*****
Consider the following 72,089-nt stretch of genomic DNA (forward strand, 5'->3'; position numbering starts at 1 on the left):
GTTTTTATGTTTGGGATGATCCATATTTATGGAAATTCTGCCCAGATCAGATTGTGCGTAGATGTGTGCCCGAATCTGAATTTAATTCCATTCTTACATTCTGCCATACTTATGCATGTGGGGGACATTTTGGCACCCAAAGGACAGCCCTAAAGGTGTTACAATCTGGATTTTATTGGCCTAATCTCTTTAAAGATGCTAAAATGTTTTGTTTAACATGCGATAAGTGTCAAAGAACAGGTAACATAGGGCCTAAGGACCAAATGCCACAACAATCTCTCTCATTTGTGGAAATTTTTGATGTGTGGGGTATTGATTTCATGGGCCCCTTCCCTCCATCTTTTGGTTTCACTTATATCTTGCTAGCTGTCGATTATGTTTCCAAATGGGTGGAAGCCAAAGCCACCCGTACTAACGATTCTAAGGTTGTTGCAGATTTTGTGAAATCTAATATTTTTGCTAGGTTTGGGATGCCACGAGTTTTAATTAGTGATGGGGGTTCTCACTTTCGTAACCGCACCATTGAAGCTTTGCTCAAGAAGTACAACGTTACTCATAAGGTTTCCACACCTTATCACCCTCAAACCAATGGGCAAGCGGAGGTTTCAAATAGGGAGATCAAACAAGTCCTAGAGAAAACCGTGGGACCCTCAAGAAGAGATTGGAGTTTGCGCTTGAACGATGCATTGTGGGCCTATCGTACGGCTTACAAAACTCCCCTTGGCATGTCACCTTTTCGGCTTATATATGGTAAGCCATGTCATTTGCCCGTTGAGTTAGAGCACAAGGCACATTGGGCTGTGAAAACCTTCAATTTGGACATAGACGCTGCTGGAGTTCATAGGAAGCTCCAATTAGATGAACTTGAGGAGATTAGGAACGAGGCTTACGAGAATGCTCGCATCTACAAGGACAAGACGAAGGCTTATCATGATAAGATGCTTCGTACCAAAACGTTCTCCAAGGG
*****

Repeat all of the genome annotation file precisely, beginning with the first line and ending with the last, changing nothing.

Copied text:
Consider the following 72,089-nt stretch of genomic DNA (forward strand, 5'->3'; position numbering starts at 1 on the left):
GTTTTTATGTTTGGGATGATCCATATTTATGGAAATTCTGCCCAGATCAGATTGTGCGTAGATGTGTGCCCGAATCTGAATTTAATTCCATTCTTACATTCTGCCATACTTATGCATGTGGGGGACATTTTGGCACCCAAAGGACAGCCCTAAAGGTGTTACAATCTGGATTTTATTGGCCTAATCTCTTTAAAGATGCTAAAATGTTTTGTTTAACATGCGATAAGTGTCAAAGAACAGGTAACATAGGGCCTAAGGACCAAATGCCACAACAATCTCTCTCATTTGTGGAAATTTTTGATGTGTGGGGTATTGATTTCATGGGCCCCTTCCCTCCATCTTTTGGTTTCACTTATATCTTGCTAGCTGTCGATTATGTTTCCAAATGGGTGGAAGCCAAAGCCACCCGTACTAACGATTCTAAGGTTGTTGCAGATTTTGTGAAATCTAATATTTTTGCTAGGTTTGGGATGCCACGAGTTTTAATTAGTGATGGGGGTTCTCACTTTCGTAACCGCACCATTGAAGCTTTGCTCAAGAAGTACAACGTTACTCATAAGGTTTCCACACCTTATCACCCTCAAACCAATGGGCAAGCGGAGGTTTCAAATAGGGAGATCAAACAAGTCCTAGAGAAAACCGTGGGACCCTCAAGAAGAGATTGGAGTTTGCGCTTGAACGATGCATTGTGGGCCTATCGTACGGCTTACAAAACTCCCCTTGGCATGTCACCTTTTCGGCTTATATATGGTAAGCCATGTCATTTGCCCGTTGAGTTAGAGCACAAGGCACATTGGGCTGTGAAAACCTTCAATTTGGACATAGACGCTGCTGGAGTTCATAGGAAGCTCCAATTAGATGAACTTGAGGAGATTAGGAACGAGGCTTACGAGAATGCTCGCATCTACAAGGACAAGACGAAGGCTTATCATGATAAGATGCTTCGTACCAAAACGTTCTCCAAGGG